Boris Johnson accused of ‘dog-whistle’ Islamophobia over burka remarks
Former foreign secretary said women in burkas like ‘letter boxes and bank robbers’
Boris Johnson who has come out against calls to ban face-covering garments like the burka in public places. Photograph: Victoria Jones/PA Wire
Boris Johnson is defying calls from Conservative party chiefs to apologise for his claim that Muslim women in burkas resemble letter boxes and bank robbers.
The former British foreign secretary is understood to view the instruction as an attempt to shut down debate on a difficult issue that should be tackled head-on.
One source close to Mr Johnson said: “It is ridiculous that these views are being attacked – we must not fall into the trap of shutting down the debate on difficult issues.
“We have to call it out. If we fail to speak up for liberal values then we are simply yielding ground to reactionaries and extremists.”
Earlier, Mr Lewis said he had asked Mr Johnson to apologise for his controversial remarks in an attempt to draw a line under the Islamophobia row.
It came after Alistair Burt, the minister for the Middle East, who worked under Mr Johnson, described the comments as offensive and said he would never have said anything similar.
The former Conservative chairman Sayeeda Warsi has accused Mr Johnson of “dog-whistle” Islamophobia and criticised the lack of action by the party on the issue.
In June, Mr Lewis said diversity training would be offered to all members, and local associations would report back on how complaints were handled. “A single case of abuse is one too many, and since becoming chairman I have taken a zero-tolerance approach,” he said.
Mr Lewis’s intervention makes him the most senior Tory to publicly criticise Mr Johnson.
Mr Johnson’s comments, in response to Denmark’s introduction of a ban on burkas in public places, prompted an angry reaction from Muslim organisations and MPs, who accused him of stoking Islamophobia for political gain.
The former foreign secretary, who is believed to be on holiday in Europe, could not be reached for comment.
Earlier, Mr Burt told the BBC that Mr Johnson had been defending Muslim women’s right to wear the religious dress. But he added: “I would never have made such a comment. I think there is a degree of offence in that, absolutely right.
“What he was trying to make a serious point about is that the UK government will not enforce any kind of clothing restriction on anyone. I wish he hadn’t accompanied it with a comment that I certainly wouldn’t make and I think many people would find offensive, yes.”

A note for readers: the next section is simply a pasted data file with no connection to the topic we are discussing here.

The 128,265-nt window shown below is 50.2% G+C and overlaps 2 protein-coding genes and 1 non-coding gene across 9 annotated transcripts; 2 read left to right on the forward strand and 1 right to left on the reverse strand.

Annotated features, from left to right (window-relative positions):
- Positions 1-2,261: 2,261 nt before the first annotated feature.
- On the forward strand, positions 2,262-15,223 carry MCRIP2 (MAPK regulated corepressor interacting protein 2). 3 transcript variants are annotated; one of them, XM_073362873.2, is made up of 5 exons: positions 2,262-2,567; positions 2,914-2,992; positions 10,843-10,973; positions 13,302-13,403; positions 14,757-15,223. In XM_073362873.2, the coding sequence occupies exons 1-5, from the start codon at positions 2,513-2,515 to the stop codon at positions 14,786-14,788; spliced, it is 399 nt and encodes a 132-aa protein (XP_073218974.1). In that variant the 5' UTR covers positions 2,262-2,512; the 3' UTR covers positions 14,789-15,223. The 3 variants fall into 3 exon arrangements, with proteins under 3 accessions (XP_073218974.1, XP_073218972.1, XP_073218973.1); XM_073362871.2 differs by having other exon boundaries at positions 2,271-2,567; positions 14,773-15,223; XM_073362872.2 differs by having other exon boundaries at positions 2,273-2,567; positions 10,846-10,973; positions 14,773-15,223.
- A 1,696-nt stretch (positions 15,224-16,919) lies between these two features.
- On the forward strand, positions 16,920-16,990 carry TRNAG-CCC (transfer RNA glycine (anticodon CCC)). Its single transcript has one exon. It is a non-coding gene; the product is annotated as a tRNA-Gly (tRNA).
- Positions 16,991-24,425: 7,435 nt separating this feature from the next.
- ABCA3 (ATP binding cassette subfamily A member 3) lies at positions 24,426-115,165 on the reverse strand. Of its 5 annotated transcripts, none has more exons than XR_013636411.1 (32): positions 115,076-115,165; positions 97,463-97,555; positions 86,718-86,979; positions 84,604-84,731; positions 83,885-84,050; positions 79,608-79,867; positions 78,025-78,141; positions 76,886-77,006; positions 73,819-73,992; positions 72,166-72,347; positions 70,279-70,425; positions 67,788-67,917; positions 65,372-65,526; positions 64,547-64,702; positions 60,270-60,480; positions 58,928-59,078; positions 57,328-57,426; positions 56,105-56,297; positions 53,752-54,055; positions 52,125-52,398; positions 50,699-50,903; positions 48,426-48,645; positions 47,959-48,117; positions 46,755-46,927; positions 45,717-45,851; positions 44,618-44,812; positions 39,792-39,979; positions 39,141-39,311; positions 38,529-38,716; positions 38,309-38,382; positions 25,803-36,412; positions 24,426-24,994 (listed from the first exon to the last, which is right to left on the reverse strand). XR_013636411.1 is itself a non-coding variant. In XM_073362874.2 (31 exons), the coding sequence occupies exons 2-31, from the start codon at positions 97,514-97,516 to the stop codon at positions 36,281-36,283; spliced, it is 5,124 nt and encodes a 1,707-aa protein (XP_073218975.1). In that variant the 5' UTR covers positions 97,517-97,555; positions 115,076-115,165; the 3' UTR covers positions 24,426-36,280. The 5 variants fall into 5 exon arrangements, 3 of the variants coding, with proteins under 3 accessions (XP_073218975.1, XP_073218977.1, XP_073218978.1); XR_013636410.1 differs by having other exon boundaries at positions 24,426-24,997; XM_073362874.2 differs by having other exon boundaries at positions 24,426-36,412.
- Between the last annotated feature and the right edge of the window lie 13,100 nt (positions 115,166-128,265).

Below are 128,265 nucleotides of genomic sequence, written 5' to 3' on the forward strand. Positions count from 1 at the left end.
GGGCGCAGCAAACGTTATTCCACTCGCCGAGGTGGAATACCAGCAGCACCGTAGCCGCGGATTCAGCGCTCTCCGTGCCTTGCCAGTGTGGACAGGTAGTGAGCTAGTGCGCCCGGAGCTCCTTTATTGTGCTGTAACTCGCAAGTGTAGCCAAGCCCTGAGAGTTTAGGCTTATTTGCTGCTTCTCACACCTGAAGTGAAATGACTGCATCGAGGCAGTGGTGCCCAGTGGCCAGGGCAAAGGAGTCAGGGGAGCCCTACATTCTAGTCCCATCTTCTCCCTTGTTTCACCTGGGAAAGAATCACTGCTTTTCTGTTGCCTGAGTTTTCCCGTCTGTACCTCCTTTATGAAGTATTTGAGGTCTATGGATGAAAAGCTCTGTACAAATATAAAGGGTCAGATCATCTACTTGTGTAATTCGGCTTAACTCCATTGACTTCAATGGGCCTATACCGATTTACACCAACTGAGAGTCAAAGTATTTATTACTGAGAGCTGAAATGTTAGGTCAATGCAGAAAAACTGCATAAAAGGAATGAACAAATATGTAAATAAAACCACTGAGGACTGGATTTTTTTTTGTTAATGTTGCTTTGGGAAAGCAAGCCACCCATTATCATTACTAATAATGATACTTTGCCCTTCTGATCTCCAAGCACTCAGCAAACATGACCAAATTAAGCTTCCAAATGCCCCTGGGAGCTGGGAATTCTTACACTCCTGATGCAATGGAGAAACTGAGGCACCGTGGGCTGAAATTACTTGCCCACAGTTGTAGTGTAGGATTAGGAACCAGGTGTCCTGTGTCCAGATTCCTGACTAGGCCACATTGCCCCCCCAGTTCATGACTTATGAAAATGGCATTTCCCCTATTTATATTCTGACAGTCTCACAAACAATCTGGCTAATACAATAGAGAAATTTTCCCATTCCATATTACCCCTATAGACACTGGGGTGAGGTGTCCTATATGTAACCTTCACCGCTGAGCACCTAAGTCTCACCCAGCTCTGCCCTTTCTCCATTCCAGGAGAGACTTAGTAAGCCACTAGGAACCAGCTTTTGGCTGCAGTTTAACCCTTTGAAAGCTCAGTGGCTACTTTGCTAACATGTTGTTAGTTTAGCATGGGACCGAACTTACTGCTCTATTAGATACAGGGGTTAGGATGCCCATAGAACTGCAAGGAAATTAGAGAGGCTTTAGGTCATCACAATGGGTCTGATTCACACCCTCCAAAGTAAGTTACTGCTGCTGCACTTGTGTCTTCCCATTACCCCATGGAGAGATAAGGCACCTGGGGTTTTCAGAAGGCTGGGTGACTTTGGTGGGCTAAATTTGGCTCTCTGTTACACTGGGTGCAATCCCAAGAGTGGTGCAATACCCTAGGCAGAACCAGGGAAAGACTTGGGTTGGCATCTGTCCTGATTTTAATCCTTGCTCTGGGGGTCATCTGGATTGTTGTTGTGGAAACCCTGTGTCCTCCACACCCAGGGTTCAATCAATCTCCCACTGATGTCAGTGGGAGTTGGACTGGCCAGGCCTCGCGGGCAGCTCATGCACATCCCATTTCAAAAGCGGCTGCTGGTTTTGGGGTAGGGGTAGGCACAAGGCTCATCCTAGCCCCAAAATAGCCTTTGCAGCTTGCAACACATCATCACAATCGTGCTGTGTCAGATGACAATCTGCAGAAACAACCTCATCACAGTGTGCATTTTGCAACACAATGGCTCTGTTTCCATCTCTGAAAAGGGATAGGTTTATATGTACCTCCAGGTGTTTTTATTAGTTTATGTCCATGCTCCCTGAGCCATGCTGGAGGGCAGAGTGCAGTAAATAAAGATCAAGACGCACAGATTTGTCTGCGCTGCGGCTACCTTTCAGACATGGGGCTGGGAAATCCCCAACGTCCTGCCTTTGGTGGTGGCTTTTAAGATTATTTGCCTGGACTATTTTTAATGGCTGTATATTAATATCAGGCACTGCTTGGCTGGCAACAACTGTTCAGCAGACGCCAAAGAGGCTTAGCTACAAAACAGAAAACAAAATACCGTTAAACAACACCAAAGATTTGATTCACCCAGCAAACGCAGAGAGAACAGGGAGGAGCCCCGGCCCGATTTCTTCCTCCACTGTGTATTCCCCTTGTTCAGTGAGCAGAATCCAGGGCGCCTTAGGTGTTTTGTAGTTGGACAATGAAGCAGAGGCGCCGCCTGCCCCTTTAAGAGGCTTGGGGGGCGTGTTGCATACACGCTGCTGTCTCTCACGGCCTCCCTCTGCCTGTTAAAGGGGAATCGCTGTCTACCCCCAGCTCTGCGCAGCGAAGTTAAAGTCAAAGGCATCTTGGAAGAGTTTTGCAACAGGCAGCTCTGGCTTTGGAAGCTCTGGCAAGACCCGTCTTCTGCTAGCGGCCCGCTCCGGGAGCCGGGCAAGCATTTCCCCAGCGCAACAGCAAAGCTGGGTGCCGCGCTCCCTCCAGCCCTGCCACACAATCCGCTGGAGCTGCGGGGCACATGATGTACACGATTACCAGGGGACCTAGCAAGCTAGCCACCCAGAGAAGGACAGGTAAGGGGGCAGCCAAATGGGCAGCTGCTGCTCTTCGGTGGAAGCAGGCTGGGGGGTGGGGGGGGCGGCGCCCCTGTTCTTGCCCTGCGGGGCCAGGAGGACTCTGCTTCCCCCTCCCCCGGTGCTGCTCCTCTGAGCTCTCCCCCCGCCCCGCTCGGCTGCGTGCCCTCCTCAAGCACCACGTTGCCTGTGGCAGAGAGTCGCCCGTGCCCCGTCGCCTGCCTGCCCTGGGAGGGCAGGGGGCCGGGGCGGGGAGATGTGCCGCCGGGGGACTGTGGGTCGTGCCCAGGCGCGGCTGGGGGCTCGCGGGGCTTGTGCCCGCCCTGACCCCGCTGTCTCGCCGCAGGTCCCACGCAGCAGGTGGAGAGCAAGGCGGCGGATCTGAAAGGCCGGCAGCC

Fiyaz Mughal, the founder of Tell Mama, which campaigns against anti-Muslim violence, said Mr Johnson’s comments “clearly” amounted to Islamophobia.
“These are the kind of comments we have seen that have been made by extremist far-right groups and people who have been maliciously attacking Muslims, so clearly it does fit that bracket,” he said.
Mr Mughal criticised the “sheer flippancy” of Mr Johnson’s comments and Mr Lewis for not doing more to tackle Islamophobia in the party. He suggested Muslims needed reassurance from Downing Street.
“That reassurance should be coming quickly and effectively. It’s now 24 hours that have gone by, the message that members of the Muslim community get is their concerns are not taken into account,” he said.
In his column for the Telegraph on Monday, Mr Johnson said Muslim women wearing burkas looked like bank robbers and that schools and universities should be entitled to tell students to remove them.
He said it was “absolutely ridiculous” that wearers should “go around looking like letter boxes”, and he would expect his constituents to remove them in his MP’s surgery.
However, Mr Johnson said he did not support a blanket ban on the face veil in the UK. “You risk turning people into martyrs, and you risk a general crackdown on any public symbols of religious affiliation, and you may simply make the problem worse,” he wrote.
Mr Johnson appeared not to have acknowledged the scale of anger caused by his language. He is understood to believe that his article was a balanced piece simply pointing out that women should be free to wear the niqab, the veil that covers the face, if they choose and should not follow other countries in seeking a total ban.